Lorenz curve, created by American economist Max Lorenz in 1905, is a graphical representation of income or wealth disparity.
On the horizontal axis, the graph shows percentiles of the population based on income or wealth.
On the vertical axis, it depicts cumulative income or wealth, thus an x-value of 45 and a y-value of 14.2 means that the bottom 45 percent of the population controls 14.2 percent of total income or wealth.
A Lorenz curve is usually a mathematical function computed from an incomplete collection of income or wealth observations in practise.
• A Lorenz curve is a graphical representation of income or wealth distribution within a community.
• Lorenz curves plot population percentiles against the cumulative income or wealth of people in that percentile or below.
• Lorenz curves and their derivative statistics are frequently used to assess inequality in a population.
• Lorenz curves may be imperfect measurements of genuine inequality since they are mathematical approximations based on fitting a continuous curve to partial and discontinuous data.
The Lorenz Curve: An Overview
The Lorenz curve is frequently accompanied with a straight diagonal line with a slope of 1, which indicates complete equality in the distribution of income or wealth; the Lorenz curve rests beneath it, showing the observed or estimated distribution.
The Gini coefficient, a scalar measure of inequality, is the area between the straight and curved lines represented as a ratio of the area under the straight line.
While the Lorenz curve is most commonly associated with economic inequality, it may be used to illustrate unequal distribution in any system.
The higher the level of inequality, the further the curve is from the baseline, indicated by the straight diagonal line.
The Lorenz curve represents inequality in the distribution of wealth or income in economics; these terms are not interchangeable because it is conceivable to have high earnings but no or negative net worth, or low earnings but a large net worth.
A Lorenz is typically based on an empirical measurement of wealth or income distribution across a population, such as tax returns, which report income for a large section of the population.
Economists and statisticians can fit a curve that depicts a continuous function to fill in any gaps in the observed data using a graph of the data as a Lorenz curve.
Summary statistics like the Gini coefficient and the Lorenz asymmetry coefficient provide more information about the exact distribution of wealth or income across a community than a Lorenz curve.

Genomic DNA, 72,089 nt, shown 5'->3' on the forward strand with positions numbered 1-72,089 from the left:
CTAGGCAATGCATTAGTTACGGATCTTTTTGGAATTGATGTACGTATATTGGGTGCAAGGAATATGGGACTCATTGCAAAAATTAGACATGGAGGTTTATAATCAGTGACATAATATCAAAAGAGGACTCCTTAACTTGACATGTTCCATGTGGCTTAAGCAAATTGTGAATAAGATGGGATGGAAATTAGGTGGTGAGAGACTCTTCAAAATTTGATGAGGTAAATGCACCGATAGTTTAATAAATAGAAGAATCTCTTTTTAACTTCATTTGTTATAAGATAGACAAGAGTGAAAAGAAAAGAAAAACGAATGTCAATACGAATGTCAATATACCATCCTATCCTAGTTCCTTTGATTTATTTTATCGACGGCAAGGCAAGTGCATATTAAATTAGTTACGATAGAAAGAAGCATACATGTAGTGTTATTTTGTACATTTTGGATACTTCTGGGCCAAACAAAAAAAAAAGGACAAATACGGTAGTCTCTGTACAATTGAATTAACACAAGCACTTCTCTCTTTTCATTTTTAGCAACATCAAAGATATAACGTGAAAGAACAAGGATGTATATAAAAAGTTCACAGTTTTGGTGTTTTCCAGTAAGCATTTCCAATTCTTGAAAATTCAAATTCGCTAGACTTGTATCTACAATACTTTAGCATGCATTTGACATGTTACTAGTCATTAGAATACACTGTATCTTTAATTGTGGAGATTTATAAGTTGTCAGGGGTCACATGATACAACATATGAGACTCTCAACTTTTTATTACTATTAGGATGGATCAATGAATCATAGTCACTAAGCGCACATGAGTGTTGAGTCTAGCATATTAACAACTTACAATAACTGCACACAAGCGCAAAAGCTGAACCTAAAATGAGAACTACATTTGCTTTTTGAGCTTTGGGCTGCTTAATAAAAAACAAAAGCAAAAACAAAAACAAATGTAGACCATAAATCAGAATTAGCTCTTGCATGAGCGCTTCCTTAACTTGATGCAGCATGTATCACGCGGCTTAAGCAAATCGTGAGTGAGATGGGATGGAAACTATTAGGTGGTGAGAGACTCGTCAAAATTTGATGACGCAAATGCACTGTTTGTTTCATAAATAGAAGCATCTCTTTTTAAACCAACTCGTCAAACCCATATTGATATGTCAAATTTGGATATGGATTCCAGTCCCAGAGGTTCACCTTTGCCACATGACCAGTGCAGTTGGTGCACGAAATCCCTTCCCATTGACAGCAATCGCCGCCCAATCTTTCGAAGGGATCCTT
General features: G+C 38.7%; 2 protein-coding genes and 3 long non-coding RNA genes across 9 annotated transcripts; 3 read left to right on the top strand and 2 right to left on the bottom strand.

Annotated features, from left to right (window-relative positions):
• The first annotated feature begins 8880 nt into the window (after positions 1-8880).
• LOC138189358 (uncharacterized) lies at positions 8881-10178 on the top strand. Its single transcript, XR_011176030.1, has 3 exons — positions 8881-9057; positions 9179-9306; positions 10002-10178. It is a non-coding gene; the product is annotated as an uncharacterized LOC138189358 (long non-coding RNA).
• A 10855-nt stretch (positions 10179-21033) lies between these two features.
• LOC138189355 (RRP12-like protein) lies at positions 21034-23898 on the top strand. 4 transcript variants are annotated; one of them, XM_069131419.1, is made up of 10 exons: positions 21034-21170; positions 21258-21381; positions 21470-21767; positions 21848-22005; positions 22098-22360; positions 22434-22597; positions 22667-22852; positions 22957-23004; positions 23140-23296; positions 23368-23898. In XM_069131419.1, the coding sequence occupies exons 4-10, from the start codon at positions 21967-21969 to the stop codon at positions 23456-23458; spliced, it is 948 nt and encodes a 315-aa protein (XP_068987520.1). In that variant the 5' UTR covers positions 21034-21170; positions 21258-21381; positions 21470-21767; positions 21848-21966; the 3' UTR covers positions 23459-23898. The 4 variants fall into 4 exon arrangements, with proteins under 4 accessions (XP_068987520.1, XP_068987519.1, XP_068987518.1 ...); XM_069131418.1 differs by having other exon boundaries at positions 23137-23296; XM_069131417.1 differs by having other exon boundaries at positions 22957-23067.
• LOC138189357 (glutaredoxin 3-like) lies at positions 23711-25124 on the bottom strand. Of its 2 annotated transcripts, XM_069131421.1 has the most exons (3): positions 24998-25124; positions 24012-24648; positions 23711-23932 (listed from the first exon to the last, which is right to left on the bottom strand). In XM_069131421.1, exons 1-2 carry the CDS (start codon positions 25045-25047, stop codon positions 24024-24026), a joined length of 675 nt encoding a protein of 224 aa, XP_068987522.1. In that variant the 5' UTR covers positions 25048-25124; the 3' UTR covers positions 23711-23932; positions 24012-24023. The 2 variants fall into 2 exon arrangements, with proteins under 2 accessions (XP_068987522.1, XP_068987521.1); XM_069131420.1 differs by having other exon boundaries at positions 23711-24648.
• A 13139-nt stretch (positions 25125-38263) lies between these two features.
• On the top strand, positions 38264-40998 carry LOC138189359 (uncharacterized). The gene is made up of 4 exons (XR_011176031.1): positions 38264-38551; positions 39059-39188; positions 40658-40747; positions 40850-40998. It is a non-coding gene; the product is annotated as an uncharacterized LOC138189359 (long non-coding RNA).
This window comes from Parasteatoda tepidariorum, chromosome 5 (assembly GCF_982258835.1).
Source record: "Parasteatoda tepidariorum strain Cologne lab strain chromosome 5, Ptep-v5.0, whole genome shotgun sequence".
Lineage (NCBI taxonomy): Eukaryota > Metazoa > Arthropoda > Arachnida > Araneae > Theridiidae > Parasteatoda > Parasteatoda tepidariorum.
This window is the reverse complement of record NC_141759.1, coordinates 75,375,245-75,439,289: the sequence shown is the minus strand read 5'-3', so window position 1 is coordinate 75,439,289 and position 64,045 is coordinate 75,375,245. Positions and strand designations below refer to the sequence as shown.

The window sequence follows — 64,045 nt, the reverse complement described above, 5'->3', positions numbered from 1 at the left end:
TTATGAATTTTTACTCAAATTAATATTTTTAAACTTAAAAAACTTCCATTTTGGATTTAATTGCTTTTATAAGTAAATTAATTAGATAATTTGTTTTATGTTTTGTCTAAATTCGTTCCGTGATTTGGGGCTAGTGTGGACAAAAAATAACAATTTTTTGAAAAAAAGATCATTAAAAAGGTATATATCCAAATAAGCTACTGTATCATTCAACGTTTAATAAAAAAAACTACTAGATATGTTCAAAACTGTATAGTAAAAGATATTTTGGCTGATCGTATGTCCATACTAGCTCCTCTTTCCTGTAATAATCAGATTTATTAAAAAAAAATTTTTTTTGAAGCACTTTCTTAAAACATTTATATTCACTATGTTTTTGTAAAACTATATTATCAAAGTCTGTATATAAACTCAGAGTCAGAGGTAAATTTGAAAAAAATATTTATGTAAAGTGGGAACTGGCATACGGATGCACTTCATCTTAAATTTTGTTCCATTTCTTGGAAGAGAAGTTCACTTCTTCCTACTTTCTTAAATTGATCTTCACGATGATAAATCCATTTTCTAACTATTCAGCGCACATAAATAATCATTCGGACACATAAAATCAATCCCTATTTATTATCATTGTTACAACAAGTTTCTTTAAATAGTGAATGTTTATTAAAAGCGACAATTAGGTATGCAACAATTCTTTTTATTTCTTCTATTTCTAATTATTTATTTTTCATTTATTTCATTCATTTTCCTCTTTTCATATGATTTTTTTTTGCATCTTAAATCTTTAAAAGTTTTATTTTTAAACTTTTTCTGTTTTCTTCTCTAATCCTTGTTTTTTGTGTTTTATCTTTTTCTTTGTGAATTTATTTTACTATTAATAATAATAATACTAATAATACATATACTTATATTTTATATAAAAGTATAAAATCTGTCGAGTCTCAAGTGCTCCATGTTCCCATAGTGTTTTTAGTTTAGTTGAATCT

Because a Lorenz curve visually depicts the distribution across each percentile (or other unit breakdown), it can demonstrate precisely where and how much the observed distribution deviates from the line of equality.
However, because building a Lorenz curve entails fitting a continuous function to an incomplete set of data, there is no guarantee that the values along the curve (other than those observed in the data) correspond to true income distributions.
The majority of the curve’s points are essentially educated guesses based on the curve’s form that best fits the observed data points.
As a result, the form of the Lorenz can be affected by the data’s quality and sample size, as well as mathematical assumptions and judgments about what constitutes a best-fit curve, all of which can lead to significant discrepancies between the Lorenz curve and the real distribution.
Lorenz Curve Example
The Gini coefficient is a single figure that expresses the degree of inequality. It can vary from 0 (or 0% ) to 1 (or 100% ). (or 100 percent ).
A value of 0 relates to complete equality, in which everyone has the same income or wealth.
Complete equality would be a straight diagonal line with a slope of 1 if plotted as a Lorenz curve (the area between this curve and itself is 0, so the Gini coefficient is 0).
A coefficient of one indicates that one person earns or owns all of the wealth. The figure can theoretically be higher than 1 when negative wealth or income is taken into account; in such scenario, the Lorenz curve would drop below the horizontal axis.
In comparison to a straight diagonal line showing complete equality, the curve above depicts a continuous Lorenz that has been fitted to the data that reflect the income distribution in Brazil in 2015.
The value of the Lorenz curve at the 55th income percentile is 20.59 percent; in other words, the Lorenz curve estimates that the poorest 55 percent of the population receives 20.59 percent of the nation’s total income.
The bottom 55 percent of Brazilians would earn 55 percent of the total if the country were totally equitable.
The 99th percentile correlates to 88.79 percent of total income, implying that the top 1% of the population earns 11.21 percent of the country’s total revenue.
Subtract the area beneath the Lorenz curve (about 0.25) from the area beneath the line of perfect equality to get the approximate Gini coefficient (0.5 by definition).
Divide the result by the area beneath the line of perfect equality, and you’ll get a coefficient of about 0.5, or 50%. Brazil’s Gini coefficient in 2014 was 49.7%, according to the CIA.
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